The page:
Julie Cavendish comes from a family of great Broadway actors. Her mother Fanny staunchly continues acting. Her boisterous brother Tony is fleeing a breach of promise suit in Hollywood. Her ... See full summary »
A musical revue that basically has Paramount stars and contract-players doing things some had never done on screen, and wouldn't again; such as Ruth Chatteron , in a French-café setting ... See full summary »
Hildy Johnson, newspaper reporter, is engaged to Peggy Grant and planning to move to New York for a higher paying advertising job. The court press room is full of lame reporters who invent ... See full summary »
An airplane carrying three Brits--Major Crespin, his wife Lucille, and Dr. Trahern--crash lands in the kingdom of Rukh. The Rajah holds them prisoner because the British are about to ... See full summary »
Naval commander Charles Sturm has made life miserable for his wife Diana due to his insane jealousy over every man she speaks to. His obsessive behavior soon drives her to the arms of a ... See full summary »
André and Colette Bertier are happily married. But Mitzi, an old school chum of Colette's, resurfaces out of the blue. As her marriage is on the rocks she has no better idea than to seduce ... See full summary »
Julie Cavendish comes from a family of great Broadway actors. Her mother Fanny staunchly continues acting. Her boisterous brother Tony is fleeing a breach of promise suit in Hollywood. Her daughter Gwen must decide between going on stage, or settling down in a conventional marriage. Julie is just thinking that it would be nice to retire and get married, when who should turn up but her old beau, Gilmore Marshal, the platinum magnate from South America. Written by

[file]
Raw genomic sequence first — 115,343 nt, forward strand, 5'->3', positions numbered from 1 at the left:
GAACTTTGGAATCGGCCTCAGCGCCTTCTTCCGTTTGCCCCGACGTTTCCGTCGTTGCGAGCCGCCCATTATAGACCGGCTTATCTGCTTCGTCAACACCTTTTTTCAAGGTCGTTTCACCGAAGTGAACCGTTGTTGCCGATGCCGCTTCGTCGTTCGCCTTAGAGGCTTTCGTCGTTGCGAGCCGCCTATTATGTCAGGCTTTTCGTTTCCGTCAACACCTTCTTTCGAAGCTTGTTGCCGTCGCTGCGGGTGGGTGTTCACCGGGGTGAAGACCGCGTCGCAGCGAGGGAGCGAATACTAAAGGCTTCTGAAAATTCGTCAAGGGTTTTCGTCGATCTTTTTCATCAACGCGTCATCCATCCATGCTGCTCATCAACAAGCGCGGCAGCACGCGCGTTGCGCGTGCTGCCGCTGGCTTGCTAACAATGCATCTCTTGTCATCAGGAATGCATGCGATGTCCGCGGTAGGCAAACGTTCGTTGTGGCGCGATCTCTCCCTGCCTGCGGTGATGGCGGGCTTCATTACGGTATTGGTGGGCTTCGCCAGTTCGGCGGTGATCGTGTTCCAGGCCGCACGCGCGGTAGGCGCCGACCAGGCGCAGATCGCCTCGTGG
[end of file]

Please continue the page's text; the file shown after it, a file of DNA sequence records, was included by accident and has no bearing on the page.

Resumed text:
Fredric March steals the film in star-making performance
When one thinks of Fredric March, one does NOT think of a comedian. The fine dramatic actor with the leading man looks was a five time Oscar nominee and two time winner. His first nomination and his star-making role was this marvelous spoof of John Barrymore in the thinly disguised film comedy adaptation of the star-studded stage hit based on the shenanigans of the great theatrical clan. Usually this highly revivable play attracts a number of stars for ensemble playing in stock and repertory, but here despite the earnest attempts of the rest of the cast, it is all March. None of his few later attempts at comedy showed any of this flair and I believe it was because March could not master the subtle comic touch. Here is a bravado performance keeping in line both with the larger than life character he's playing and his own personal style. See it for him and then see it on stage for the witty play that it is.
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